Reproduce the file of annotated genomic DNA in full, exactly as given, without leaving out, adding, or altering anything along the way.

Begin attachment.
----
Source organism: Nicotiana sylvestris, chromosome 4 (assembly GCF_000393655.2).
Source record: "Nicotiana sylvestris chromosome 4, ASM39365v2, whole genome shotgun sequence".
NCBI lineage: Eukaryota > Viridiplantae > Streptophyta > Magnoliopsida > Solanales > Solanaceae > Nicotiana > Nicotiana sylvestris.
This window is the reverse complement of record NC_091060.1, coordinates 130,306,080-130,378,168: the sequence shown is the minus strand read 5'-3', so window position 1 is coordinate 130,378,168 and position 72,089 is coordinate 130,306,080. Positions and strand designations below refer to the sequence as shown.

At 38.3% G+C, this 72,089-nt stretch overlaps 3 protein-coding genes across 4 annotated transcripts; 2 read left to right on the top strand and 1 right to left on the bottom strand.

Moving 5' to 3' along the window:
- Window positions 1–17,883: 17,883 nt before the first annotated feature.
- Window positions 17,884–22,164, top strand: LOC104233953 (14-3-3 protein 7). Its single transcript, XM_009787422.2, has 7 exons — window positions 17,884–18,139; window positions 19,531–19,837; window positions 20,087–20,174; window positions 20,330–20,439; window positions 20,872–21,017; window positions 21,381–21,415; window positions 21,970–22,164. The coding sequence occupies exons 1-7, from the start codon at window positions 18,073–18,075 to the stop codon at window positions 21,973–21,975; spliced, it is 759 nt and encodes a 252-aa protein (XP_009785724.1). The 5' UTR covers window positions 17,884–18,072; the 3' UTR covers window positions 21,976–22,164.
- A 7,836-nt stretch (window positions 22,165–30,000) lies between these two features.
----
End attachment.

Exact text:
Source organism: Nicotiana sylvestris, chromosome 4 (assembly GCF_000393655.2).
Source record: "Nicotiana sylvestris chromosome 4, ASM39365v2, whole genome shotgun sequence".
NCBI lineage: Eukaryota > Viridiplantae > Streptophyta > Magnoliopsida > Solanales > Solanaceae > Nicotiana > Nicotiana sylvestris.
This window is the reverse complement of record NC_091060.1, coordinates 130,306,080-130,378,168: the sequence shown is the minus strand read 5'-3', so window position 1 is coordinate 130,378,168 and position 72,089 is coordinate 130,306,080. Positions and strand designations below refer to the sequence as shown.

At 38.3% G+C, this 72,089-nt stretch overlaps 3 protein-coding genes across 4 annotated transcripts; 2 read left to right on the top strand and 1 right to left on the bottom strand.

Moving 5' to 3' along the window:
- Window positions 1–17,883: 17,883 nt before the first annotated feature.
- Window positions 17,884–22,164, top strand: LOC104233953 (14-3-3 protein 7). Its single transcript, XM_009787422.2, has 7 exons — window positions 17,884–18,139; window positions 19,531–19,837; window positions 20,087–20,174; window positions 20,330–20,439; window positions 20,872–21,017; window positions 21,381–21,415; window positions 21,970–22,164. The coding sequence occupies exons 1-7, from the start codon at window positions 18,073–18,075 to the stop codon at window positions 21,973–21,975; spliced, it is 759 nt and encodes a 252-aa protein (XP_009785724.1). The 5' UTR covers window positions 17,884–18,072; the 3' UTR covers window positions 21,976–22,164.
- A 7,836-nt stretch (window positions 22,165–30,000) lies between these two features.